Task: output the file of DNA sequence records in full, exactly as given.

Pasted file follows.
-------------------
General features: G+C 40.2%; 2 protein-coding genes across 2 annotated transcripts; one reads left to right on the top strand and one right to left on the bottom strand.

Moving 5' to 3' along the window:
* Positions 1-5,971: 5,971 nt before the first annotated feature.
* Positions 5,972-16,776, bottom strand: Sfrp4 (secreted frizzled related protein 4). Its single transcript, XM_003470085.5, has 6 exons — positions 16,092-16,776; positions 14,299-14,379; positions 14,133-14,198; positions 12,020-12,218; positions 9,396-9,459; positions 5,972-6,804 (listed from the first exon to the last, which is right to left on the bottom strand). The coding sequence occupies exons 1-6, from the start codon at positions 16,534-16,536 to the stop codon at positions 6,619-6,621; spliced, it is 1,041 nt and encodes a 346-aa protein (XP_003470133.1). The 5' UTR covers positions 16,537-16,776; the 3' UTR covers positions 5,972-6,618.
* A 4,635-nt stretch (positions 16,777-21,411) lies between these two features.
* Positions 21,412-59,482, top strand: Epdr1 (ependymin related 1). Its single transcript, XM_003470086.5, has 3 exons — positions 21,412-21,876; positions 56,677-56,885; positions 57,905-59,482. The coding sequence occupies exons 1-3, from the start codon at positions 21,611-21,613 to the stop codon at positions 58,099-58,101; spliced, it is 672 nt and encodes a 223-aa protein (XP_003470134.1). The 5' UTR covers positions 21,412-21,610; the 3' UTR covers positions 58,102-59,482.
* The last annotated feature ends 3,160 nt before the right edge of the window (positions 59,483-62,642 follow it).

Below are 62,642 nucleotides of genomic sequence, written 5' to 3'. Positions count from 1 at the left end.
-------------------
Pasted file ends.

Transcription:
General features: G+C 40.2%; 2 protein-coding genes across 2 annotated transcripts; one reads left to right on the top strand and one right to left on the bottom strand.

Moving 5' to 3' along the window:
* Positions 1-5,971: 5,971 nt before the first annotated feature.
* Positions 5,972-16,776, bottom strand: Sfrp4 (secreted frizzled related protein 4). Its single transcript, XM_003470085.5, has 6 exons — positions 16,092-16,776; positions 14,299-14,379; positions 14,133-14,198; positions 12,020-12,218; positions 9,396-9,459; positions 5,972-6,804 (listed from the first exon to the last, which is right to left on the bottom strand). The coding sequence occupies exons 1-6, from the start codon at positions 16,534-16,536 to the stop codon at positions 6,619-6,621; spliced, it is 1,041 nt and encodes a 346-aa protein (XP_003470133.1). The 5' UTR covers positions 16,537-16,776; the 3' UTR covers positions 5,972-6,618.
* A 4,635-nt stretch (positions 16,777-21,411) lies between these two features.
* Positions 21,412-59,482, top strand: Epdr1 (ependymin related 1). Its single transcript, XM_003470086.5, has 3 exons — positions 21,412-21,876; positions 56,677-56,885; positions 57,905-59,482. The coding sequence occupies exons 1-3, from the start codon at positions 21,611-21,613 to the stop codon at positions 58,099-58,101; spliced, it is 672 nt and encodes a 223-aa protein (XP_003470134.1). The 5' UTR covers positions 21,412-21,610; the 3' UTR covers positions 58,102-59,482.
* The last annotated feature ends 3,160 nt before the right edge of the window (positions 59,483-62,642 follow it).

Below are 62,642 nucleotides of genomic sequence, written 5' to 3'. Positions count from 1 at the left end.